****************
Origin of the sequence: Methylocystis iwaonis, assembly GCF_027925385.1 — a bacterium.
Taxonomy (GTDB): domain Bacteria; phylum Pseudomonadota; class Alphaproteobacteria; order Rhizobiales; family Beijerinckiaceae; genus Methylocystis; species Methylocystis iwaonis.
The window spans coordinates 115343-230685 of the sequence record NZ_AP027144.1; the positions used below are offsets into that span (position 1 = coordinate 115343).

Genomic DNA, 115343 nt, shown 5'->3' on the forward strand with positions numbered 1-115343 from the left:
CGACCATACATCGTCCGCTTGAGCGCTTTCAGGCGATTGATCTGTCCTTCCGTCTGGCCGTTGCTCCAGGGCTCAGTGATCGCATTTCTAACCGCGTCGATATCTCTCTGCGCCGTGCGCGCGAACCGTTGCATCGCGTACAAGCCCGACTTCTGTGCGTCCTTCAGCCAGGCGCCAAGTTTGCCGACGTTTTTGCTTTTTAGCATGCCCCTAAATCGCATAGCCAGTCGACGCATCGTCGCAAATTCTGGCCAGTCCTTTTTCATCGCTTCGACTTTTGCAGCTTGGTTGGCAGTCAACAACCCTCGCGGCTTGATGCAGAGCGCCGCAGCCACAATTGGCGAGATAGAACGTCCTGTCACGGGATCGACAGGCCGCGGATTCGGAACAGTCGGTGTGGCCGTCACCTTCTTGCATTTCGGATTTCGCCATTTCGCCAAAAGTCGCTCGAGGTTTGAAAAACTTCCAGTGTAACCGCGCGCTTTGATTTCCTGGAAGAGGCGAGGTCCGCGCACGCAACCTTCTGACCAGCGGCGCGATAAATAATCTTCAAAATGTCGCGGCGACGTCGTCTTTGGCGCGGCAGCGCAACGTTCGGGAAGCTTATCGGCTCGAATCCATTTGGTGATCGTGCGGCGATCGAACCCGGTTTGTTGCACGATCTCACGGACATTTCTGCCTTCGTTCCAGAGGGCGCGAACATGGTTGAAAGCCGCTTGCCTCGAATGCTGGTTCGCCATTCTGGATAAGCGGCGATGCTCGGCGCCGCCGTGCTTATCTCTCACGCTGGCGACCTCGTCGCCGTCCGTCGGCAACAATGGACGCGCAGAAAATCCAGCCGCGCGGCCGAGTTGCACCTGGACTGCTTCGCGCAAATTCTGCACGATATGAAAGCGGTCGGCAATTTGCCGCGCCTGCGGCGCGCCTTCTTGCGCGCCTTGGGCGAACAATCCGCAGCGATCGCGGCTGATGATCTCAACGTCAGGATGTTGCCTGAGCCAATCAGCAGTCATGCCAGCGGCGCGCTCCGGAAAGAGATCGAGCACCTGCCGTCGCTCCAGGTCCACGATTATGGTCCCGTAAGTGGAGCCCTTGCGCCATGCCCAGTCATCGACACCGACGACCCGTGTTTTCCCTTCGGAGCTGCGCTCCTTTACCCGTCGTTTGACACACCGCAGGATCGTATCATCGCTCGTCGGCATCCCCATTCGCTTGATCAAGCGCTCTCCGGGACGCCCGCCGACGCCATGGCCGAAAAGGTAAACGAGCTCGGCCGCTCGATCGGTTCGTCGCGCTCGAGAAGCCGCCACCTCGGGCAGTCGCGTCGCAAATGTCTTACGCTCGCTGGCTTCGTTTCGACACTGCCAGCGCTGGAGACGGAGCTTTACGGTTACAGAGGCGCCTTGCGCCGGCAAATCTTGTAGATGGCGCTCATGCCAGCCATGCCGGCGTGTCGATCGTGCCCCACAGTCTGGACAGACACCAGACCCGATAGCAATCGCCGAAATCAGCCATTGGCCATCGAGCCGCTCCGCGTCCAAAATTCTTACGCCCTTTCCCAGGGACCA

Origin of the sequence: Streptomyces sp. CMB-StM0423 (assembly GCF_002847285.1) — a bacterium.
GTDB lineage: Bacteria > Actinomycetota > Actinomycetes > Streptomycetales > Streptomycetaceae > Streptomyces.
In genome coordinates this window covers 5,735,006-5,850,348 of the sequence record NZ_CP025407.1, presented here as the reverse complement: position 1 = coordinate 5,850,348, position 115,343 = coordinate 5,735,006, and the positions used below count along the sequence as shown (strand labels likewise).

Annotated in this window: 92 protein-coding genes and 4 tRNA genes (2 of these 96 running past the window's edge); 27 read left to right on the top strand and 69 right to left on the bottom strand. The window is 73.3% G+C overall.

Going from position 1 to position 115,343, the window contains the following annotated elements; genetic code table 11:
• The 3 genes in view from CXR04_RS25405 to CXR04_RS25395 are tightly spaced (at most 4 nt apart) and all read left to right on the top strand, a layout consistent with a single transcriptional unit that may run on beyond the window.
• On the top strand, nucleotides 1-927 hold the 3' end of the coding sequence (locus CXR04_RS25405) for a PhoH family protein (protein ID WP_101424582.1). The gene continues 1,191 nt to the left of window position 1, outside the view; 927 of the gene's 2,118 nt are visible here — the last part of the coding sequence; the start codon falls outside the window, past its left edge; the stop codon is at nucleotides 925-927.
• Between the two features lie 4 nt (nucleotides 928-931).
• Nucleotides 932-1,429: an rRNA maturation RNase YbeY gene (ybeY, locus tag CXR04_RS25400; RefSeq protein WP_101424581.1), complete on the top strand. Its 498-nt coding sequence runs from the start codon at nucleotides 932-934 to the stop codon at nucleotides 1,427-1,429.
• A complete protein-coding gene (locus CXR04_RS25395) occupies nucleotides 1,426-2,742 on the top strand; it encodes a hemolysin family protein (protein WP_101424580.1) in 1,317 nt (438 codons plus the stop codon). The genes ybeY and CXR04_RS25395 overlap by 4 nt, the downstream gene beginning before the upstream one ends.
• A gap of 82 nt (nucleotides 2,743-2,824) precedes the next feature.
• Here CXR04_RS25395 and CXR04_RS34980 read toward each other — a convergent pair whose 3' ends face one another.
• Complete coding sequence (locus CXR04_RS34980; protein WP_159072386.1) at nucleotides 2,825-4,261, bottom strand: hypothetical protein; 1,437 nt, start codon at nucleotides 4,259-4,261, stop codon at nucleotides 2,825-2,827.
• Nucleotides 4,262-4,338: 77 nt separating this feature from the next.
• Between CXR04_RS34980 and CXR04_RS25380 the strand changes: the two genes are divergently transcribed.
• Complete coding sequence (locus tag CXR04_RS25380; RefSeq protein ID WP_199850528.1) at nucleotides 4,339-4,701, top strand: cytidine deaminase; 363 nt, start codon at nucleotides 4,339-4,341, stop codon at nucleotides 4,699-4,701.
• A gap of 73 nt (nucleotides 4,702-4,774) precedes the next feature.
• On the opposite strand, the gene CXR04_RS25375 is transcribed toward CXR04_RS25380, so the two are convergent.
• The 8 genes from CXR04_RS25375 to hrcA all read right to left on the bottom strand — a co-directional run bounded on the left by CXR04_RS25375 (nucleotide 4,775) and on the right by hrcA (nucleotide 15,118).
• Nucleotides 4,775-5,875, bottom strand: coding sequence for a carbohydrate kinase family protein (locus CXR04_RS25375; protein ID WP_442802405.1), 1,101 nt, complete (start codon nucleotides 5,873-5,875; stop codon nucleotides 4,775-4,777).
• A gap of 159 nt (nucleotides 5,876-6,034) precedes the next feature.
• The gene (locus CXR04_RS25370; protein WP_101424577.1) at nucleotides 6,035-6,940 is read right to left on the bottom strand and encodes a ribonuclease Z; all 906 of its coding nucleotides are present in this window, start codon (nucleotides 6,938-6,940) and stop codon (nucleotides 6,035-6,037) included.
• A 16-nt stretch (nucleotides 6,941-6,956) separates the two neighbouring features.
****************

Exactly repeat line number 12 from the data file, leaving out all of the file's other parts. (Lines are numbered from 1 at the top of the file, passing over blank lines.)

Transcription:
• On the top strand, nucleotides 1-927 hold the 3' end of the coding sequence (locus CXR04_RS25405) for a PhoH family protein (protein ID WP_101424582.1). The gene continues 1,191 nt to the left of window position 1, outside the view; 927 of the gene's 2,118 nt are visible here — the last part of the coding sequence; the start codon falls outside the window, past its left edge; the stop codon is at nucleotides 925-927.